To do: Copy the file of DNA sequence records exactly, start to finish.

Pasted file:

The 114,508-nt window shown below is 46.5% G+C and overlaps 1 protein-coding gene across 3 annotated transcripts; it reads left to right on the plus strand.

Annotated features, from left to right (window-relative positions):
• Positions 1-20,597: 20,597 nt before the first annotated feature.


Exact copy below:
The 114,508-nt window shown below is 46.5% G+C and overlaps 1 protein-coding gene across 3 annotated transcripts; it reads left to right on the plus strand.

Annotated features, from left to right (window-relative positions):
• Positions 1-20,597: 20,597 nt before the first annotated feature.